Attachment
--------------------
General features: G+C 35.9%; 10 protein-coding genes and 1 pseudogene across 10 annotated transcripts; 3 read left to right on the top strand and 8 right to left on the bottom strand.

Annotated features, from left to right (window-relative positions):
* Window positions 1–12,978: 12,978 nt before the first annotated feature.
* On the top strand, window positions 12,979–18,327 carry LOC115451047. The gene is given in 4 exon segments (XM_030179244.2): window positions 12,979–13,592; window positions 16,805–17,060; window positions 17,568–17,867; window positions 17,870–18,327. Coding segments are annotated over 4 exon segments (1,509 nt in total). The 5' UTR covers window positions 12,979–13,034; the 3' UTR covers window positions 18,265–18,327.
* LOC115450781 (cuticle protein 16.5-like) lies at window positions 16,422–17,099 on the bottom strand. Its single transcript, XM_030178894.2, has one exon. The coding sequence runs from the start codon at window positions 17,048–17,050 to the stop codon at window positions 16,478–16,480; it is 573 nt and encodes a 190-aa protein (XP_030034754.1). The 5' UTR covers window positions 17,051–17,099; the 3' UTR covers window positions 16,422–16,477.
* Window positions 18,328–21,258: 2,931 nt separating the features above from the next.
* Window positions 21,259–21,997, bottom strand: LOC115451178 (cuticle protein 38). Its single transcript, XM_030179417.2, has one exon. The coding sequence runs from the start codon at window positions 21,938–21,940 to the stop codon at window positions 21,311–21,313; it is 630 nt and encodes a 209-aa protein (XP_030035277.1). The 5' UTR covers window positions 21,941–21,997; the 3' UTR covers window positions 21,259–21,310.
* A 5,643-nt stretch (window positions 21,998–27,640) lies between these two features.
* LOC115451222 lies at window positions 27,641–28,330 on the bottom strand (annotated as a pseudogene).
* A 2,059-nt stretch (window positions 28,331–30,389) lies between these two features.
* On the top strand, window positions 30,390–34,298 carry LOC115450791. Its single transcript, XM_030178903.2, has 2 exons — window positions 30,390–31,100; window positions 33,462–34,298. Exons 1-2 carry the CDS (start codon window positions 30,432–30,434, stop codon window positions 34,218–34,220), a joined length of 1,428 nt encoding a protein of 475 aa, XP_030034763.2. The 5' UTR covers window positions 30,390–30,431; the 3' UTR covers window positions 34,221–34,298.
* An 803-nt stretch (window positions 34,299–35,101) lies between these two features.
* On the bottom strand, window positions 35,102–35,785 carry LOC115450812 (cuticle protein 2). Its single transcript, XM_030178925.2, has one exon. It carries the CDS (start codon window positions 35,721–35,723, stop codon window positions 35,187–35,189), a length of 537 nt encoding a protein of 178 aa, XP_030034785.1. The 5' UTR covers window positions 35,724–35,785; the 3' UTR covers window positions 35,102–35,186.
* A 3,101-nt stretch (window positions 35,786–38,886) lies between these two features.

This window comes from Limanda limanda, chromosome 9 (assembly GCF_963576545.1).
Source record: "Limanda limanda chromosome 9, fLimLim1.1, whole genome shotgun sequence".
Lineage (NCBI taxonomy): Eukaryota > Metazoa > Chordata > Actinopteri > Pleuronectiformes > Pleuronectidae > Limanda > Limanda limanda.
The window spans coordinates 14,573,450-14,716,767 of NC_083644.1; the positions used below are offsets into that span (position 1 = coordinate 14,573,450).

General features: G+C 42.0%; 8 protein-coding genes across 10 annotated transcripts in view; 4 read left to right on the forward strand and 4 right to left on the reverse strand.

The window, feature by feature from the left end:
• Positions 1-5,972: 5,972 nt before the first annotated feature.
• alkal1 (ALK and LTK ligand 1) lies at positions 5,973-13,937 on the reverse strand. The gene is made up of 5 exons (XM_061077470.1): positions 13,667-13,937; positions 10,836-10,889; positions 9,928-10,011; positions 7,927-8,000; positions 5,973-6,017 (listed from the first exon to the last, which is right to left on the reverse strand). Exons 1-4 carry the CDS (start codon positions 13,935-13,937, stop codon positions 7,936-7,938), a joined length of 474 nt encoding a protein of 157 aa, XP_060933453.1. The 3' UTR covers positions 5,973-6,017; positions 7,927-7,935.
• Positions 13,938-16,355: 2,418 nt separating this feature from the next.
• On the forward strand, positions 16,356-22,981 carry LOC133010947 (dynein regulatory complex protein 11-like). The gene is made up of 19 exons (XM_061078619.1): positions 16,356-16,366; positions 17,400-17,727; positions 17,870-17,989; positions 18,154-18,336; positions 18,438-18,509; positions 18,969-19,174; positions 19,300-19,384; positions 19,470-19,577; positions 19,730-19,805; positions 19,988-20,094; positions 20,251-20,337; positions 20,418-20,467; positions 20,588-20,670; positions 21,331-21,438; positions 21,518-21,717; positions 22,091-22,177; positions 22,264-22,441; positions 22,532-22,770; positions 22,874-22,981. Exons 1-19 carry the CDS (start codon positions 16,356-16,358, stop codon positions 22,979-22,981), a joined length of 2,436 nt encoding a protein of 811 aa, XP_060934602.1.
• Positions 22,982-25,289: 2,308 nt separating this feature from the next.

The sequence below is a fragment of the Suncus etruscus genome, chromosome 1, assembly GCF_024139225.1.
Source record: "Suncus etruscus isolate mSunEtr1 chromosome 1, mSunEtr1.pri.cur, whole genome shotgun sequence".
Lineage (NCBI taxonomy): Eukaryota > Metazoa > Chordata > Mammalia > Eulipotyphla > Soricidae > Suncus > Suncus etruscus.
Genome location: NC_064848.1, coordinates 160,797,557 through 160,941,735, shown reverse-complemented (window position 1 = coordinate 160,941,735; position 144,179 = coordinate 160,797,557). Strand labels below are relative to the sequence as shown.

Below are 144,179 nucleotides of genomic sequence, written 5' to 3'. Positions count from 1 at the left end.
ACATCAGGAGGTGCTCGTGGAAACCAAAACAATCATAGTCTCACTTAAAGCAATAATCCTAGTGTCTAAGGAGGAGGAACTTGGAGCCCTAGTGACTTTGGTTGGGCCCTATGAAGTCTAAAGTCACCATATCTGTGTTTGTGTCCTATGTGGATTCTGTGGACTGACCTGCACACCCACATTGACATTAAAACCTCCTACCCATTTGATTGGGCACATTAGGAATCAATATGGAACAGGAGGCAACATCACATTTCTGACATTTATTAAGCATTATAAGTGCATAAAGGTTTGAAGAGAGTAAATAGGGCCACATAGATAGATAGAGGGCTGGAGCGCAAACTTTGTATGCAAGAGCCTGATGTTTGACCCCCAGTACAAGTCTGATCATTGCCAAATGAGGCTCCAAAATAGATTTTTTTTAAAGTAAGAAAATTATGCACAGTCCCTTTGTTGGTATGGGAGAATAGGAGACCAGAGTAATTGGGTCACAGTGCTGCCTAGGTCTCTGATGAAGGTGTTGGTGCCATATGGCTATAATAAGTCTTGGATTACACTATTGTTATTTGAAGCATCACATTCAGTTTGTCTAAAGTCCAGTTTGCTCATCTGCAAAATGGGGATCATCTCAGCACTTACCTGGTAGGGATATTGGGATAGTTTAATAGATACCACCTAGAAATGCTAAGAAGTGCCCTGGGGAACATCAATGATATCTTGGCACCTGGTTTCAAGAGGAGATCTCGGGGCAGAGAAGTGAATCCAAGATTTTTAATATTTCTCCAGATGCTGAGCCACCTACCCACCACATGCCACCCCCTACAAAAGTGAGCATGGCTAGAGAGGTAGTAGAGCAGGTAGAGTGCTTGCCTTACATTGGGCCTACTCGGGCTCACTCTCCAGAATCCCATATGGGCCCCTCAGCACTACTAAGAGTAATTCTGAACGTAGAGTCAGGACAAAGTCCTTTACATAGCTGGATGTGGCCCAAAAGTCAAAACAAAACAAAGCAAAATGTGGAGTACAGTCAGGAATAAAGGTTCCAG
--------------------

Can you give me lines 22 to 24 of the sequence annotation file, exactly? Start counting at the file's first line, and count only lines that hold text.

• alkal1 (ALK and LTK ligand 1) lies at positions 5,973-13,937 on the reverse strand. The gene is made up of 5 exons (XM_061077470.1): positions 13,667-13,937; positions 10,836-10,889; positions 9,928-10,011; positions 7,927-8,000; positions 5,973-6,017 (listed from the first exon to the last, which is right to left on the reverse strand). Exons 1-4 carry the CDS (start codon positions 13,935-13,937, stop codon positions 7,936-7,938), a joined length of 474 nt encoding a protein of 157 aa, XP_060933453.1. The 3' UTR covers positions 5,973-6,017; positions 7,927-7,935.
• Positions 13,938-16,355: 2,418 nt separating this feature from the next.
• On the forward strand, positions 16,356-22,981 carry LOC133010947 (dynein regulatory complex protein 11-like). The gene is made up of 19 exons (XM_061078619.1): positions 16,356-16,366; positions 17,400-17,727; positions 17,870-17,989; positions 18,154-18,336; positions 18,438-18,509; positions 18,969-19,174; positions 19,300-19,384; positions 19,470-19,577; positions 19,730-19,805; positions 19,988-20,094; positions 20,251-20,337; positions 20,418-20,467; positions 20,588-20,670; positions 21,331-21,438; positions 21,518-21,717; positions 22,091-22,177; positions 22,264-22,441; positions 22,532-22,770; positions 22,874-22,981. Exons 1-19 carry the CDS (start codon positions 16,356-16,358, stop codon positions 22,979-22,981), a joined length of 2,436 nt encoding a protein of 811 aa, XP_060934602.1.